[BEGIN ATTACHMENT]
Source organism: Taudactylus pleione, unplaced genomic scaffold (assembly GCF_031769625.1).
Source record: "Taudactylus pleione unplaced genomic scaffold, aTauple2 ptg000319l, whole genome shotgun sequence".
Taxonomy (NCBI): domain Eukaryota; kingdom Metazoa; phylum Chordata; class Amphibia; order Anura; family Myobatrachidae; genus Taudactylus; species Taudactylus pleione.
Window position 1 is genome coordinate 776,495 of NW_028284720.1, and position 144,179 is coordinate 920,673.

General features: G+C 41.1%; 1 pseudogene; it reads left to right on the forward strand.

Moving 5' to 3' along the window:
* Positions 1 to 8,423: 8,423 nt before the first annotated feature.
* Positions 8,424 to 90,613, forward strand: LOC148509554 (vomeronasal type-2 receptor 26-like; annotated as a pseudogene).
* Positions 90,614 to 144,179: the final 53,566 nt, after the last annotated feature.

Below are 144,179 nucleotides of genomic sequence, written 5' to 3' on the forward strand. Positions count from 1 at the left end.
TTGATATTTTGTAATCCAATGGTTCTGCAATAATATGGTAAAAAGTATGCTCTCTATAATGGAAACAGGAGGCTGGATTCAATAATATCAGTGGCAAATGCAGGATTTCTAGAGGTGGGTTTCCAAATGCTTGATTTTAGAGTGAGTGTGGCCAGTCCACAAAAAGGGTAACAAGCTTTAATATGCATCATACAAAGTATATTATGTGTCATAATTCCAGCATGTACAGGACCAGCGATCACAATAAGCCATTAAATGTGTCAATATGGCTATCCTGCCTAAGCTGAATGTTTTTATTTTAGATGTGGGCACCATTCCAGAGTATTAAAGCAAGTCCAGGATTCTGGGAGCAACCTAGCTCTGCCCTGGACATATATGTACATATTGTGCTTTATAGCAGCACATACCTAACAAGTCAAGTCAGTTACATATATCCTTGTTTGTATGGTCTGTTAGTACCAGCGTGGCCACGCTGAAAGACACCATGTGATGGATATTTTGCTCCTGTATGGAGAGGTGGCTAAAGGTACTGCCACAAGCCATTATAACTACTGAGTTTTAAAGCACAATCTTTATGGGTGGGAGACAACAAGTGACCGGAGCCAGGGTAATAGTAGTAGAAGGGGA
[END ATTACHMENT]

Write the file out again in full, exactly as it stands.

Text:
Source organism: Taudactylus pleione, unplaced genomic scaffold (assembly GCF_031769625.1).
Source record: "Taudactylus pleione unplaced genomic scaffold, aTauple2 ptg000319l, whole genome shotgun sequence".
Taxonomy (NCBI): domain Eukaryota; kingdom Metazoa; phylum Chordata; class Amphibia; order Anura; family Myobatrachidae; genus Taudactylus; species Taudactylus pleione.
Window position 1 is genome coordinate 776,495 of NW_028284720.1, and position 144,179 is coordinate 920,673.

General features: G+C 41.1%; 1 pseudogene; it reads left to right on the forward strand.

Moving 5' to 3' along the window:
* Positions 1 to 8,423: 8,423 nt before the first annotated feature.
* Positions 8,424 to 90,613, forward strand: LOC148509554 (vomeronasal type-2 receptor 26-like; annotated as a pseudogene).
* Positions 90,614 to 144,179: the final 53,566 nt, after the last annotated feature.

Below are 144,179 nucleotides of genomic sequence, written 5' to 3' on the forward strand. Positions count from 1 at the left end.
TTGATATTTTGTAATCCAATGGTTCTGCAATAATATGGTAAAAAGTATGCTCTCTATAATGGAAACAGGAGGCTGGATTCAATAATATCAGTGGCAAATGCAGGATTTCTAGAGGTGGGTTTCCAAATGCTTGATTTTAGAGTGAGTGTGGCCAGTCCACAAAAAGGGTAACAAGCTTTAATATGCATCATACAAAGTATATTATGTGTCATAATTCCAGCATGTACAGGACCAGCGATCACAATAAGCCATTAAATGTGTCAATATGGCTATCCTGCCTAAGCTGAATGTTTTTATTTTAGATGTGGGCACCATTCCAGAGTATTAAAGCAAGTCCAGGATTCTGGGAGCAACCTAGCTCTGCCCTGGACATATATGTACATATTGTGCTTTATAGCAGCACATACCTAACAAGTCAAGTCAGTTACATATATCCTTGTTTGTATGGTCTGTTAGTACCAGCGTGGCCACGCTGAAAGACACCATGTGATGGATATTTTGCTCCTGTATGGAGAGGTGGCTAAAGGTACTGCCACAAGCCATTATAACTACTGAGTTTTAAAGCACAATCTTTATGGGTGGGAGACAACAAGTGACCGGAGCCAGGGTAATAGTAGTAGAAGGGGA